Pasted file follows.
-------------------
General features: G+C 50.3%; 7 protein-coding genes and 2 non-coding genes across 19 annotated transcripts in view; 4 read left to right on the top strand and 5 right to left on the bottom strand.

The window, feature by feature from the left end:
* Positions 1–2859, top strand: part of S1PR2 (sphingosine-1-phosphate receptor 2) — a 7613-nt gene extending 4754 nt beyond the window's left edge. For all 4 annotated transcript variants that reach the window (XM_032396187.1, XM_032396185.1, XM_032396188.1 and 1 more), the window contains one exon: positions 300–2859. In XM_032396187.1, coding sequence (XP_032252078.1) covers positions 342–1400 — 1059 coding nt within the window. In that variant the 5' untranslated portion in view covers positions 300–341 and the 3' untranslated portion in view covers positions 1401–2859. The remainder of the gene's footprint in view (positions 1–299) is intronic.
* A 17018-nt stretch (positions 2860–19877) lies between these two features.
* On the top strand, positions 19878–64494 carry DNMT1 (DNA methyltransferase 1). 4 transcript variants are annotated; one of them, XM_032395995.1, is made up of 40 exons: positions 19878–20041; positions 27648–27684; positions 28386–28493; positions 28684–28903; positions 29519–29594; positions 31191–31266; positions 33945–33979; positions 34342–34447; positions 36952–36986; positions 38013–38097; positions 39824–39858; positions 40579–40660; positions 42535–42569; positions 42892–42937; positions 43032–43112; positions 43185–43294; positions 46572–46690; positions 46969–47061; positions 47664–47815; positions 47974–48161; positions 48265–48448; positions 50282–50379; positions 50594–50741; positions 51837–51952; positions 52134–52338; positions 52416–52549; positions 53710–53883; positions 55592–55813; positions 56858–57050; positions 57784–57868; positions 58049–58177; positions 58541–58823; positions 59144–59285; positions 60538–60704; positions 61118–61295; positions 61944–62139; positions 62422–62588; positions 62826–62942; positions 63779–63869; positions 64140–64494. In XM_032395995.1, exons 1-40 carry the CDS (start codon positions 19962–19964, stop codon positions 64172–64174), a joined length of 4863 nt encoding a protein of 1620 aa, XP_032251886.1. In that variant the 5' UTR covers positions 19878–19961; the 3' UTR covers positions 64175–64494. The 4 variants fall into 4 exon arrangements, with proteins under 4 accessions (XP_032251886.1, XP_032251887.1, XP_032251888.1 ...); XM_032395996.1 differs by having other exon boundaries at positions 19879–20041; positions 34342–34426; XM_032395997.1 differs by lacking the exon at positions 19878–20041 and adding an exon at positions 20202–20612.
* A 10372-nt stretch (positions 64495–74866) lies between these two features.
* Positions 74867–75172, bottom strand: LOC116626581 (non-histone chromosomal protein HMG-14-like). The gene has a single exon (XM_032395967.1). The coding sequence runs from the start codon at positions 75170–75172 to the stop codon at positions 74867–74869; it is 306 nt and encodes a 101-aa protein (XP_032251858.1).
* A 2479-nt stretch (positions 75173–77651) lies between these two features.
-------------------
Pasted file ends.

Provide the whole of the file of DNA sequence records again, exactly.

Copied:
General features: G+C 50.3%; 7 protein-coding genes and 2 non-coding genes across 19 annotated transcripts in view; 4 read left to right on the top strand and 5 right to left on the bottom strand.

The window, feature by feature from the left end:
* Positions 1–2859, top strand: part of S1PR2 (sphingosine-1-phosphate receptor 2) — a 7613-nt gene extending 4754 nt beyond the window's left edge. For all 4 annotated transcript variants that reach the window (XM_032396187.1, XM_032396185.1, XM_032396188.1 and 1 more), the window contains one exon: positions 300–2859. In XM_032396187.1, coding sequence (XP_032252078.1) covers positions 342–1400 — 1059 coding nt within the window. In that variant the 5' untranslated portion in view covers positions 300–341 and the 3' untranslated portion in view covers positions 1401–2859. The remainder of the gene's footprint in view (positions 1–299) is intronic.
* A 17018-nt stretch (positions 2860–19877) lies between these two features.
* On the top strand, positions 19878–64494 carry DNMT1 (DNA methyltransferase 1). 4 transcript variants are annotated; one of them, XM_032395995.1, is made up of 40 exons: positions 19878–20041; positions 27648–27684; positions 28386–28493; positions 28684–28903; positions 29519–29594; positions 31191–31266; positions 33945–33979; positions 34342–34447; positions 36952–36986; positions 38013–38097; positions 39824–39858; positions 40579–40660; positions 42535–42569; positions 42892–42937; positions 43032–43112; positions 43185–43294; positions 46572–46690; positions 46969–47061; positions 47664–47815; positions 47974–48161; positions 48265–48448; positions 50282–50379; positions 50594–50741; positions 51837–51952; positions 52134–52338; positions 52416–52549; positions 53710–53883; positions 55592–55813; positions 56858–57050; positions 57784–57868; positions 58049–58177; positions 58541–58823; positions 59144–59285; positions 60538–60704; positions 61118–61295; positions 61944–62139; positions 62422–62588; positions 62826–62942; positions 63779–63869; positions 64140–64494. In XM_032395995.1, exons 1-40 carry the CDS (start codon positions 19962–19964, stop codon positions 64172–64174), a joined length of 4863 nt encoding a protein of 1620 aa, XP_032251886.1. In that variant the 5' UTR covers positions 19878–19961; the 3' UTR covers positions 64175–64494. The 4 variants fall into 4 exon arrangements, with proteins under 4 accessions (XP_032251886.1, XP_032251887.1, XP_032251888.1 ...); XM_032395996.1 differs by having other exon boundaries at positions 19879–20041; positions 34342–34426; XM_032395997.1 differs by lacking the exon at positions 19878–20041 and adding an exon at positions 20202–20612.
* A 10372-nt stretch (positions 64495–74866) lies between these two features.
* Positions 74867–75172, bottom strand: LOC116626581 (non-histone chromosomal protein HMG-14-like). The gene has a single exon (XM_032395967.1). The coding sequence runs from the start codon at positions 75170–75172 to the stop codon at positions 74867–74869; it is 306 nt and encodes a 101-aa protein (XP_032251858.1).
* A 2479-nt stretch (positions 75173–77651) lies between these two features.